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The relation of separated home background to student’s perception of the school environment Bartman, Lynne Yvonne

Abstract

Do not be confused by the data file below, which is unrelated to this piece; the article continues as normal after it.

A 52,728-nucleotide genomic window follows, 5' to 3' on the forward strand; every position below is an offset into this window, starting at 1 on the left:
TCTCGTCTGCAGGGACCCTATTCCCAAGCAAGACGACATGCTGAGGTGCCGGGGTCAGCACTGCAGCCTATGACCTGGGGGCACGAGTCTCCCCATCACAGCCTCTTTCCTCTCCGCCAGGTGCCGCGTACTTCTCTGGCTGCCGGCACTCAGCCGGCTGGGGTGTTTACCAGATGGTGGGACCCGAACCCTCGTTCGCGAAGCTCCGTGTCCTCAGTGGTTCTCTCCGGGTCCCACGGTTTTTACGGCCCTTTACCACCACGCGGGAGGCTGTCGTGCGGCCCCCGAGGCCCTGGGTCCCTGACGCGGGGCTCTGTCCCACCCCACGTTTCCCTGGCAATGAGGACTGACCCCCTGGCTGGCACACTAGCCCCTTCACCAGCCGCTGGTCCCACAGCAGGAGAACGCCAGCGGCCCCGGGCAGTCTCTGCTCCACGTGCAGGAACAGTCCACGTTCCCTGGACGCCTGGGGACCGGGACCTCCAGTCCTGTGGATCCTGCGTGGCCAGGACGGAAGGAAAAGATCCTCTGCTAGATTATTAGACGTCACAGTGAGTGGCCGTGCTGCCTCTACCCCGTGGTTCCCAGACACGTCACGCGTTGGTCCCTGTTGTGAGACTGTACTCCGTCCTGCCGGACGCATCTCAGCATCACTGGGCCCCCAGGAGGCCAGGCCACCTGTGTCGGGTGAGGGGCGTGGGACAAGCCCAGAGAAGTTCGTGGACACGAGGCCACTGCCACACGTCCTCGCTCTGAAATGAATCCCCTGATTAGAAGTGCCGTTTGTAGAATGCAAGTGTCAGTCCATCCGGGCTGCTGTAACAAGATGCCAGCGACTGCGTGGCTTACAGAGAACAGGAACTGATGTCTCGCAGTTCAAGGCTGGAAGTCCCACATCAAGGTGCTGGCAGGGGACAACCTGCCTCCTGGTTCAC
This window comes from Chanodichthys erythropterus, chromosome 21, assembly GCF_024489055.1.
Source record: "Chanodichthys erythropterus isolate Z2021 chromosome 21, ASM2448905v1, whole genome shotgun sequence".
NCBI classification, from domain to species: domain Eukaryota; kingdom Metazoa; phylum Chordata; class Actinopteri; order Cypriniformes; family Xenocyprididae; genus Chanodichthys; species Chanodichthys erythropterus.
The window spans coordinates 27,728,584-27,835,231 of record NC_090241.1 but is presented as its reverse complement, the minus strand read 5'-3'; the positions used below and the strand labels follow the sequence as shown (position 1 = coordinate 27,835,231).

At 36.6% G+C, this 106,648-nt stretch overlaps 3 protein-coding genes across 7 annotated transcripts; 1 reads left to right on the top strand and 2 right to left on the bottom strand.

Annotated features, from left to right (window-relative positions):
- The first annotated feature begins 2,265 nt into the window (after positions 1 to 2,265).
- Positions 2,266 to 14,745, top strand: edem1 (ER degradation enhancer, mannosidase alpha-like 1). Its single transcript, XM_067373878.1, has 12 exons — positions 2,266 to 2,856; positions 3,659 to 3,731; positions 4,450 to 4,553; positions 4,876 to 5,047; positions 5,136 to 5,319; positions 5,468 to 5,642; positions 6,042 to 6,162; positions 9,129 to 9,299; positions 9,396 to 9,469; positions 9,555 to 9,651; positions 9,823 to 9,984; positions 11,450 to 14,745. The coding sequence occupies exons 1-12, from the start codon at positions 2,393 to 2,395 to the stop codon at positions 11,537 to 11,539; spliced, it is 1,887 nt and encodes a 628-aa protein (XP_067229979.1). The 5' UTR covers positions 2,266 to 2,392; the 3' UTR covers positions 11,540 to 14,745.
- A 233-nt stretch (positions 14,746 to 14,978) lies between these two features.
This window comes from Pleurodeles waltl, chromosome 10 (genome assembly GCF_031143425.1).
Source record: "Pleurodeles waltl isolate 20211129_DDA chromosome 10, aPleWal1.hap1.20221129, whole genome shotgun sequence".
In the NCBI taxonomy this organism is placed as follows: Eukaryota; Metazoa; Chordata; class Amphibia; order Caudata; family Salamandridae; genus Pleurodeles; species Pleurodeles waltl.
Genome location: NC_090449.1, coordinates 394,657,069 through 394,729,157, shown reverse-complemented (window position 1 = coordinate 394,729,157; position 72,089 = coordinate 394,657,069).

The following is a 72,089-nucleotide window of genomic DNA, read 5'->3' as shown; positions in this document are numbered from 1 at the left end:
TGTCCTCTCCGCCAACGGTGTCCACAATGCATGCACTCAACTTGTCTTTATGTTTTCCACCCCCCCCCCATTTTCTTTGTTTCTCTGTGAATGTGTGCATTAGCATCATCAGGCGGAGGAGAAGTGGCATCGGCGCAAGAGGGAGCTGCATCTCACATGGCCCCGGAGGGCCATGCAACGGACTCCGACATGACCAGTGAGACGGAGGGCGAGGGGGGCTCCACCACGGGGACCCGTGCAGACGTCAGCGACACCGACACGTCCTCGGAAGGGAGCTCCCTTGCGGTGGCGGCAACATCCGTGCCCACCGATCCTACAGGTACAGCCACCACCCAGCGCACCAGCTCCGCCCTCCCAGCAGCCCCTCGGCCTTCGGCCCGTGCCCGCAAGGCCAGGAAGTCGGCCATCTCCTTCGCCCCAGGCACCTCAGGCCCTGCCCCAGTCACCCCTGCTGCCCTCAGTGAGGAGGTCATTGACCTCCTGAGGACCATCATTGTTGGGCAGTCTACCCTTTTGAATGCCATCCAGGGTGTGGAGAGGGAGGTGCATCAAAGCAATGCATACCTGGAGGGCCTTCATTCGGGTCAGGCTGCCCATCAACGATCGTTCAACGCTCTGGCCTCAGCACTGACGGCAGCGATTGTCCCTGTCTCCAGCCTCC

The effect of separated home background on students' perception of the school environment as measured by the School Environment Assessment Scales (SEAS) is explored. Three hypotheses are advanced. The first proposes that students from separated homes will have a different perception of the school environment when compared with students of intact homes. The second suggests that there will be a difference in perception depending on the age of the student when parental separation took place. The third hypothesis indicates that there will be a difference in perception between male and female students of separated homes. In the first part of the study, 120 students from separated homes are compared with 120 students from intact homes. Results from this comparison demonstrate that there is a statistically significant difference at the .01 probability level between these two groups of students on Authoritarian Press, one of the eight SEAS scales. Contrary to expectations; students from separated homes perceived the school environment as less authoritarian. On the seven remaining SEAS scales, there is no statistically significant difference between these two groups. However, there is some indication that students from separated homes perceived a few more aspects of the school environment in a more favorable way. This more positive perception, even though conjectural in nature, cannot be neglected; implications of this trend are explored. In the second part of the study, intra-group comparisons on 117 students from separated homes on two variables, age at onset of parental separation and sex, are examined. There is no statistically significant difference on any of the SEAS scales between students whose parents separated when they were age 0-6, and students who were over age 6. On the variable sex, the female group scored significantly higher on two scales. On the Heterosexual Social Expression Scale, the level of significance reached the .01 level. On the Creative Self-Expression Scale, the level of significance reached the .05 level. Females perceived themselves as being more encouraged to interact with members of the opposite sex, and as being more encouraged to express themselves creatively. On the other six SEAS scales, there is no statistically significant difference between male and female groups.

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